Alligators are more resistant to lower temperatures; they are able to live in colder areas.
The American alligator’s northernmost range reaches North Carolina vs. the American crocodile’s northernmost range of the southern tip of Florida. If you are in the United States and not in south Florida, it is probably an alligator.
Another way to tell whether you’re facing an alligator vs crocodile, figure out whether you’re near freshwater or salty waters. Alligators live in and nearby freshwater habitats, whereas crocodiles live in or nearby brackish water or seawater.
7. Crocodiles Are Slightly Older Than Alligators
Crocodiles can be traced back from around 70 million years ago to the late Cretaceous period. But, their ancestry goes back even farther than that. The animals that would later become crocodiles can be traced back to the Jurassic period. These aquatic crocodiles are known as ‘Thalattosuchia’ and lived over 200 million years ago.
The first land Crocodile is considered to be the Sarcosuchus. It appeared in fossil records about 110 million years ago and was over 40 feet long.
Alligators as we know them today can also be traced back to the late Cretaceous period, but their ancestors are not as old as Crocodile’s ancestors. Early alligators include Deinosuchus and Mourasuchus. These species are both from the late Cretaceous period and not the Jurassic period.
If we go by fossil records, Crocodiles are slightly older than alligators.
8. There Are Fewer Alligator Species
Both crocodiles and alligators both belong to the order Crocodilia. This order also includes caimans and gharials. Alligators and crocodiles belong to the same order, but they do not belong to the same family.
Crocodiles belong to the family Crocodylidae, which includes 13 different species. These species can be found in the United States, Australia, India, Africa and Southeast Asia. Interestingly the red eyed crocodile is a species of skink and not croc.
Alligators belong to the family Alligatoridae. This family includes two species of alligators and five species of caimans. The title of the biggest alligator species belongs to the black caiman.
You can find two species of crocodilians in the United States:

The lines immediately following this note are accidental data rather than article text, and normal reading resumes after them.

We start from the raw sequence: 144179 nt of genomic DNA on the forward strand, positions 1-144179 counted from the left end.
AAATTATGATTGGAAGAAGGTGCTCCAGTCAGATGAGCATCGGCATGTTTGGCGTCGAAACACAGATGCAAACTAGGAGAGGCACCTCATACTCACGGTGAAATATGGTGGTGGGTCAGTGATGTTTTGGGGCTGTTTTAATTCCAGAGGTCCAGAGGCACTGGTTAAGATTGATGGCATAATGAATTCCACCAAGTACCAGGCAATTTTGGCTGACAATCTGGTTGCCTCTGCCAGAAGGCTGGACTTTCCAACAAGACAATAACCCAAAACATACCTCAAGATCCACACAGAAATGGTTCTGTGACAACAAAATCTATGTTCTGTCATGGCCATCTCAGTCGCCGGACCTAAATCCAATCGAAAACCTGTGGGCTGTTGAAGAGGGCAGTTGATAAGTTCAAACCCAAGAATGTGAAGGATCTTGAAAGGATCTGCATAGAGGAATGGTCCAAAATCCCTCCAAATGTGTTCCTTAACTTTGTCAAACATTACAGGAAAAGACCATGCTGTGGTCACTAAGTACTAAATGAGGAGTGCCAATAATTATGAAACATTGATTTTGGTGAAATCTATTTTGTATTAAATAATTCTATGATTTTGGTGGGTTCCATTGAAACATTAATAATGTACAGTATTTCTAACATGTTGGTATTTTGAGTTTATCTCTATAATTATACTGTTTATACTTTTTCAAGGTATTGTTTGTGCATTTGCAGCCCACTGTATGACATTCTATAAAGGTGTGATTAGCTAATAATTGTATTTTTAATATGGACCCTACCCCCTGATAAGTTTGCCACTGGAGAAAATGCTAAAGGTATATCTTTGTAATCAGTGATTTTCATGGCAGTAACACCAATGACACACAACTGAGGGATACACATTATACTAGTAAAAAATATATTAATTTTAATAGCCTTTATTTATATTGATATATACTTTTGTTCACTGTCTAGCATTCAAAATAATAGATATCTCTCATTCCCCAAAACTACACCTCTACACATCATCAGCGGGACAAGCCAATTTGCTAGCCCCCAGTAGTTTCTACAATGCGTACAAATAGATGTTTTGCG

- American alligator (Alligator mississipiensis)
- American crocodile (Crocodylus acutus)
9. Crocodiles Are More Aggressive
Crocodiles should never be approached or disturbed.
Larger crocodiles such as the Nile and Saltie are known for their attacks on humans. Crocs are opportunistic predators that will go after anything that moves. A hungry one will not hesitate to go after a human that gets too close.
There are several hundred reported crocodile attacks on humans every year. This is more than the number of annual shark attacks. Most of these attacks happen in Australia where the Saltie lives, but the Nile crocodile is very dangerous too.
American crocs are shy compared to other species. They are more likely to shy away from humans unless they are provoked.
Alligators make up less than six percent of all reported crocodilian attacks. An alligator is often more afraid of you than you are of it. They will only attack when disturbed or when it is protecting its eggs or young.
Alligators and Crocodiles Frequently Asked Questions
Alligator vs Crocodile Fight
One of the most common questions is who would win in a fight between an alligator and a crocodile? In a hypothetical fight, the crocodile wins nearly 100% of the time. It has a bite strength over 3,500 psi and is likely to attack, even when unprovoked.
In comparison, the American alligator’s bite strength is only about 2,900 psi and they are also smaller in both size and weight.
Can You See a Crocodile’s Teeth?
Another common way for distinguishing alligator vs crocodile is by its teeth. Generally, crococildes keep their teeth visible even when their mouths are shut, most notably the large fourth tooth. So, if you can see the upper teeth or lower teeth on a large reptile, run for your life.
Alligators are slightly different. An alligator’s upper jaw is slightly wider than its lower jaw. As such, when an alligator shuts its mouth, its lower teeth will be hidden behind the upper jaw, whose teeth are in full display.